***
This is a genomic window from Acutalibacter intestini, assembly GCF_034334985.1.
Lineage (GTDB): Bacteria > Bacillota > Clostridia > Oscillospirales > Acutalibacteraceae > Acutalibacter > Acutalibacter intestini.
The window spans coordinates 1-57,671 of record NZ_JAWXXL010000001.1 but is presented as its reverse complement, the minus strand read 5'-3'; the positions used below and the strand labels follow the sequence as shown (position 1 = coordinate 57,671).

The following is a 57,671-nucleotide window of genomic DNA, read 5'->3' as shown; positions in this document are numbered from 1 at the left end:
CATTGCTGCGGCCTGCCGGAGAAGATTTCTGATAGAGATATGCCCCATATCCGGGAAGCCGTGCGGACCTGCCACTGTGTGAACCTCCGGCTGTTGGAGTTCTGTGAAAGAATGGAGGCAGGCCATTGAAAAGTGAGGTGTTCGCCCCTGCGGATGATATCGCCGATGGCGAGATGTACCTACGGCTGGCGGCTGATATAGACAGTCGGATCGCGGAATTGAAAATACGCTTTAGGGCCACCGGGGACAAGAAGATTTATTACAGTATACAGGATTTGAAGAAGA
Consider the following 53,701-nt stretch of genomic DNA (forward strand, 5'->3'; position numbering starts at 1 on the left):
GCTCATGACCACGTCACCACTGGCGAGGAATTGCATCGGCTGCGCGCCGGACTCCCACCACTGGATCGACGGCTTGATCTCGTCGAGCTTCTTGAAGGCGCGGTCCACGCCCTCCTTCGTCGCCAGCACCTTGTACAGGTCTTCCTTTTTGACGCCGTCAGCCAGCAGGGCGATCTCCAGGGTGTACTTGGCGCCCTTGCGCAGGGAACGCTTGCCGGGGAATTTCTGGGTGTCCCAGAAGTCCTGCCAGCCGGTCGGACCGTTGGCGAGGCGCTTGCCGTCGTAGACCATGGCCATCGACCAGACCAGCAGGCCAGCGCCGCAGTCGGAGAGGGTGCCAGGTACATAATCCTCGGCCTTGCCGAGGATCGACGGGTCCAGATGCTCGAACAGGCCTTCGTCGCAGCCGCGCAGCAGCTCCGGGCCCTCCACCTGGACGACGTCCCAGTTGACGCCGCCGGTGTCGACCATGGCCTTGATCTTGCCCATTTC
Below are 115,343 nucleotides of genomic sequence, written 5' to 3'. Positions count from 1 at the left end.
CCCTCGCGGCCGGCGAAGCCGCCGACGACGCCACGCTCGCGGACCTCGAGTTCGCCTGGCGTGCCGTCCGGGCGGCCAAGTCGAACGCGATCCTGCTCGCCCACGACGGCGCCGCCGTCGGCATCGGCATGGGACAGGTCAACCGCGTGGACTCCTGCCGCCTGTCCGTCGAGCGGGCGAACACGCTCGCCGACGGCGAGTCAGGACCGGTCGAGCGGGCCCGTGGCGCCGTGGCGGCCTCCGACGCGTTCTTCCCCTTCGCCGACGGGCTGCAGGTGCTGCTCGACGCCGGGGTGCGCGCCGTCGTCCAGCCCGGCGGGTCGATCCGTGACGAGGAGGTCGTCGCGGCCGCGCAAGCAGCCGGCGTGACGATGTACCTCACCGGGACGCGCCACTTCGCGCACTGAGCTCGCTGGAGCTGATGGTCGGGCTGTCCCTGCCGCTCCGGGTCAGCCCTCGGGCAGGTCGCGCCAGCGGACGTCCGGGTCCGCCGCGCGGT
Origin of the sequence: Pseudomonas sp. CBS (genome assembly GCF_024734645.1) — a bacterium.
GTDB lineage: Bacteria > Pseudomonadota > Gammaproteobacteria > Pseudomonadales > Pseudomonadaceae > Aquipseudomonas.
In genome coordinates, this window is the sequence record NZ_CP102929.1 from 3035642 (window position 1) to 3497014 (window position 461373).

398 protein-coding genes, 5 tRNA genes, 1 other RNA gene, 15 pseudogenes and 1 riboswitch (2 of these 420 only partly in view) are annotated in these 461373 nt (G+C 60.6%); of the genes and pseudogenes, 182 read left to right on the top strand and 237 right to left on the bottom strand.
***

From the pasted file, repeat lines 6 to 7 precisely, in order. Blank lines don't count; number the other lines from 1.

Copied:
Consider the following 53,701-nt stretch of genomic DNA (forward strand, 5'->3'; position numbering starts at 1 on the left):
GCTCATGACCACGTCACCACTGGCGAGGAATTGCATCGGCTGCGCGCCGGACTCCCACCACTGGATCGACGGCTTGATCTCGTCGAGCTTCTTGAAGGCGCGGTCCACGCCCTCCTTCGTCGCCAGCACCTTGTACAGGTCTTCCTTTTTGACGCCGTCAGCCAGCAGGGCGATCTCCAGGGTGTACTTGGCGCCCTTGCGCAGGGAACGCTTGCCGGGGAATTTCTGGGTGTCCCAGAAGTCCTGCCAGCCGGTCGGACCGTTGGCGAGGCGCTTGCCGTCGTAGACCATGGCCATCGACCAGACCAGCAGGCCAGCGCCGCAGTCGGAGAGGGTGCCAGGTACATAATCCTCGGCCTTGCCGAGGATCGACGGGTCCAGATGCTCGAACAGGCCTTCGTCGCAGCCGCGCAGCAGCTCCGGGCCCTCCACCTGGACGACGTCCCAGTTGACGCCGCCGGTGTCGACCATGGCCTTGATCTTGCCCATTTC